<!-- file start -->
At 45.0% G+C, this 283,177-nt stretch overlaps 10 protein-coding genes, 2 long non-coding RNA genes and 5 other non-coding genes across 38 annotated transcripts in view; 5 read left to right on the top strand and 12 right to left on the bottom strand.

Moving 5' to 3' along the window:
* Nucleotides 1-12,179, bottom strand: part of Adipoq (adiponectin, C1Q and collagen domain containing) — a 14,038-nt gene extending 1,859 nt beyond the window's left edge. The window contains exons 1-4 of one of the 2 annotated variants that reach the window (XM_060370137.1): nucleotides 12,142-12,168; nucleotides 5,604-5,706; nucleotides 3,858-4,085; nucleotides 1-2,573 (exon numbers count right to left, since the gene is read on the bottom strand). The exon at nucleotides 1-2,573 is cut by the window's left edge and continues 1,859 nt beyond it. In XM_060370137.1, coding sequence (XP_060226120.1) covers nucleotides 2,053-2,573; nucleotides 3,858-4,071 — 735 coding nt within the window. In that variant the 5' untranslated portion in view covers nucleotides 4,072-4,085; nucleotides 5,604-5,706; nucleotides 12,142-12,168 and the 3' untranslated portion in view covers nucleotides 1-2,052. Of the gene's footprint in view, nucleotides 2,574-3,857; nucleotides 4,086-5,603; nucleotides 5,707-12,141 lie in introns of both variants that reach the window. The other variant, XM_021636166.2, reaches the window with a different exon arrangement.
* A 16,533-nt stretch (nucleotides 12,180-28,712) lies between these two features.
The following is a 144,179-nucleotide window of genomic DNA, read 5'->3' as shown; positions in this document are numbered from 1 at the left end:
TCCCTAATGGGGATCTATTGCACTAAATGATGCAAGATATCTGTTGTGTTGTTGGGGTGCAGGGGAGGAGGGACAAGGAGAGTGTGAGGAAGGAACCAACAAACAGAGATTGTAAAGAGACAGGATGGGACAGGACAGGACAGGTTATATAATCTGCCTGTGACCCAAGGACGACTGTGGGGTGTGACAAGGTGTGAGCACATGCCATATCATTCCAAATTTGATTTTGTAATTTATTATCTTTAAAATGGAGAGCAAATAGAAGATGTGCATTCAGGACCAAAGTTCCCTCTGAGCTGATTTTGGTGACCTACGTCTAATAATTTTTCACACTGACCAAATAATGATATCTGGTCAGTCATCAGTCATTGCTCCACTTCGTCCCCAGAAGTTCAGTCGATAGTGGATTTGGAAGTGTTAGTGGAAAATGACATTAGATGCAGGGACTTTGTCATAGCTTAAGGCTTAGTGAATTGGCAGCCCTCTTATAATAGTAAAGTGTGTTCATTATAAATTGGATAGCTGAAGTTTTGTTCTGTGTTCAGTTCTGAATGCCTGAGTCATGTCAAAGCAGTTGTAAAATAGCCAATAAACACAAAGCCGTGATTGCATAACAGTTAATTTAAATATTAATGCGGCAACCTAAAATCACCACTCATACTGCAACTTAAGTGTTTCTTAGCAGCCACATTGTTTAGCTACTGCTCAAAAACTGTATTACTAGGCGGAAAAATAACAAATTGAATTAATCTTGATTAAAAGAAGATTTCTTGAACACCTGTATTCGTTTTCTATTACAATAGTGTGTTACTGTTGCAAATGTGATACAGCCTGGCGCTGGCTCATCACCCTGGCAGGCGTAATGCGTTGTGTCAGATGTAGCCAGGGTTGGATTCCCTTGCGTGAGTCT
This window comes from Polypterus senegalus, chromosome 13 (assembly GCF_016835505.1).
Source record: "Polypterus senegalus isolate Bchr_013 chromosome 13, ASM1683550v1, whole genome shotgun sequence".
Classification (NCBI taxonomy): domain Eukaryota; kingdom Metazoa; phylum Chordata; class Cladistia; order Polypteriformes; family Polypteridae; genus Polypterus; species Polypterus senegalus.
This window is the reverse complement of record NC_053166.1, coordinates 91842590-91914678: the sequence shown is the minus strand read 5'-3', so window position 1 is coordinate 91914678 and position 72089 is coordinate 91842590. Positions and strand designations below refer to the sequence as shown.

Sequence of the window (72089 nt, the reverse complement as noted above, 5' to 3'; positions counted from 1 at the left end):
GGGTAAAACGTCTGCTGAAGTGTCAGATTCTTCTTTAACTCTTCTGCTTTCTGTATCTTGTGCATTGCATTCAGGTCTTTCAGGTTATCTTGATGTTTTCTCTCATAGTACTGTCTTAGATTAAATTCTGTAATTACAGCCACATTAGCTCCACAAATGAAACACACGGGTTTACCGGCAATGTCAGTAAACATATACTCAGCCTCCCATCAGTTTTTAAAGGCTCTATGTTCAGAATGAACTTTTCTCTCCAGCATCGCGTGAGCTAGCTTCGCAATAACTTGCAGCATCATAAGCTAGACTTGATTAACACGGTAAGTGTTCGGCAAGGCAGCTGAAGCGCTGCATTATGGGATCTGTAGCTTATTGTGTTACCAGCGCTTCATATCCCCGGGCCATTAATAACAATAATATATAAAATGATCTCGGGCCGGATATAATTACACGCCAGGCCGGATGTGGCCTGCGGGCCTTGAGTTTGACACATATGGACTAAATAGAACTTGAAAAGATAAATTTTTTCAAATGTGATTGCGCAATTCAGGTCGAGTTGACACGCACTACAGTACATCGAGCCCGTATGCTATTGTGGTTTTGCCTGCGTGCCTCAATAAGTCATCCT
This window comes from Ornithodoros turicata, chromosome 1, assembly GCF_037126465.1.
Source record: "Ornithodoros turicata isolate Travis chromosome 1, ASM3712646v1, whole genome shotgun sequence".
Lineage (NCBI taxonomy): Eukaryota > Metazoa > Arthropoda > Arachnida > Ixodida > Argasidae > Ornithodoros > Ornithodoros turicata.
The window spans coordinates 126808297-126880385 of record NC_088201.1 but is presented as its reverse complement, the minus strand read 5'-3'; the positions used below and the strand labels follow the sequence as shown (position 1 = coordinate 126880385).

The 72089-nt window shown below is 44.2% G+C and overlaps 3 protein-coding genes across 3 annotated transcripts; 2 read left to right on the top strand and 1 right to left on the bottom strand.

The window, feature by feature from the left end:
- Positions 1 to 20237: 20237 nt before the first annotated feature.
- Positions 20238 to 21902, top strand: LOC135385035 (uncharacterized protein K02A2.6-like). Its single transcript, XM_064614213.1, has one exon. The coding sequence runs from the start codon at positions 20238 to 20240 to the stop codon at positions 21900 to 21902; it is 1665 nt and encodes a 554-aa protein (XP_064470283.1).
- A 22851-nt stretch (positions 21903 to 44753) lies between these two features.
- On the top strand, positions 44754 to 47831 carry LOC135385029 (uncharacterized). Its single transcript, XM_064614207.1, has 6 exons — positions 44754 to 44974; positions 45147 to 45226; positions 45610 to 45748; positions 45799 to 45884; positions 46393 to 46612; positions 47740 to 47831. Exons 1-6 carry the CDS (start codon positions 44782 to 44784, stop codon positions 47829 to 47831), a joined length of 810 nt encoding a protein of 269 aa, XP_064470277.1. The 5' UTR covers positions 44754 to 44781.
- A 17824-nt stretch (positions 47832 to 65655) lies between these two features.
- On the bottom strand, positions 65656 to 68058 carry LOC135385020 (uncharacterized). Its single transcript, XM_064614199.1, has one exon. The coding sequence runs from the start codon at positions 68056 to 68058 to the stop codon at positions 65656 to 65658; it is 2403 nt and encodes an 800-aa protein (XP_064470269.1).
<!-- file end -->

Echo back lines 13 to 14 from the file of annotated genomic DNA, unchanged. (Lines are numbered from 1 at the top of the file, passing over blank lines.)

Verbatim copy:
This window comes from Ornithodoros turicata, chromosome 1, assembly GCF_037126465.1.
Source record: "Ornithodoros turicata isolate Travis chromosome 1, ASM3712646v1, whole genome shotgun sequence".